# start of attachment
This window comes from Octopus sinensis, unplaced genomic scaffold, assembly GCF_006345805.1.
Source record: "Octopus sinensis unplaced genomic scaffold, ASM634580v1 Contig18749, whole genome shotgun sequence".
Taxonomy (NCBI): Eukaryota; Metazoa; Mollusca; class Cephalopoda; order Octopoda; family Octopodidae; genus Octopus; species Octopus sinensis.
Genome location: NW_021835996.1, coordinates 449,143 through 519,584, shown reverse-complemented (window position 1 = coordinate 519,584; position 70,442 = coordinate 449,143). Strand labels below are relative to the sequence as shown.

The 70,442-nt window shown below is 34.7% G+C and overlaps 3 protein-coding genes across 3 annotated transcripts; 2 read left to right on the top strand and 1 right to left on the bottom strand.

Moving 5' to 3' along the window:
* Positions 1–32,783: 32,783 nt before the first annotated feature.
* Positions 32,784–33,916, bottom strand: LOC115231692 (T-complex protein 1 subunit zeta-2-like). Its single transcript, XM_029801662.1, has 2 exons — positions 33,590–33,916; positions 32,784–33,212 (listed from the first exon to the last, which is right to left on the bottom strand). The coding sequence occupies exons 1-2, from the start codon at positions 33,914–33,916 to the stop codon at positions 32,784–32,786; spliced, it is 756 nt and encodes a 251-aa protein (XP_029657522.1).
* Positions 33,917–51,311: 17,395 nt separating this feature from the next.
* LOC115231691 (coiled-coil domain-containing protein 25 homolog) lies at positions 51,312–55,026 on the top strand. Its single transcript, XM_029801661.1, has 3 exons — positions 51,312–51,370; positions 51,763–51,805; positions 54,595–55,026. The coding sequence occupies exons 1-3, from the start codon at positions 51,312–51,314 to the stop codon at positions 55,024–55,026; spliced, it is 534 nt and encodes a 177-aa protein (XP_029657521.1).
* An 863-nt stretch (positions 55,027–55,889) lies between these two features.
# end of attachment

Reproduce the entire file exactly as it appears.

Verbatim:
This window comes from Octopus sinensis, unplaced genomic scaffold, assembly GCF_006345805.1.
Source record: "Octopus sinensis unplaced genomic scaffold, ASM634580v1 Contig18749, whole genome shotgun sequence".
Taxonomy (NCBI): Eukaryota; Metazoa; Mollusca; class Cephalopoda; order Octopoda; family Octopodidae; genus Octopus; species Octopus sinensis.
Genome location: NW_021835996.1, coordinates 449,143 through 519,584, shown reverse-complemented (window position 1 = coordinate 519,584; position 70,442 = coordinate 449,143). Strand labels below are relative to the sequence as shown.

The 70,442-nt window shown below is 34.7% G+C and overlaps 3 protein-coding genes across 3 annotated transcripts; 2 read left to right on the top strand and 1 right to left on the bottom strand.

Moving 5' to 3' along the window:
* Positions 1–32,783: 32,783 nt before the first annotated feature.
* Positions 32,784–33,916, bottom strand: LOC115231692 (T-complex protein 1 subunit zeta-2-like). Its single transcript, XM_029801662.1, has 2 exons — positions 33,590–33,916; positions 32,784–33,212 (listed from the first exon to the last, which is right to left on the bottom strand). The coding sequence occupies exons 1-2, from the start codon at positions 33,914–33,916 to the stop codon at positions 32,784–32,786; spliced, it is 756 nt and encodes a 251-aa protein (XP_029657522.1).
* Positions 33,917–51,311: 17,395 nt separating this feature from the next.
* LOC115231691 (coiled-coil domain-containing protein 25 homolog) lies at positions 51,312–55,026 on the top strand. Its single transcript, XM_029801661.1, has 3 exons — positions 51,312–51,370; positions 51,763–51,805; positions 54,595–55,026. The coding sequence occupies exons 1-3, from the start codon at positions 51,312–51,314 to the stop codon at positions 55,024–55,026; spliced, it is 534 nt and encodes a 177-aa protein (XP_029657521.1).
* An 863-nt stretch (positions 55,027–55,889) lies between these two features.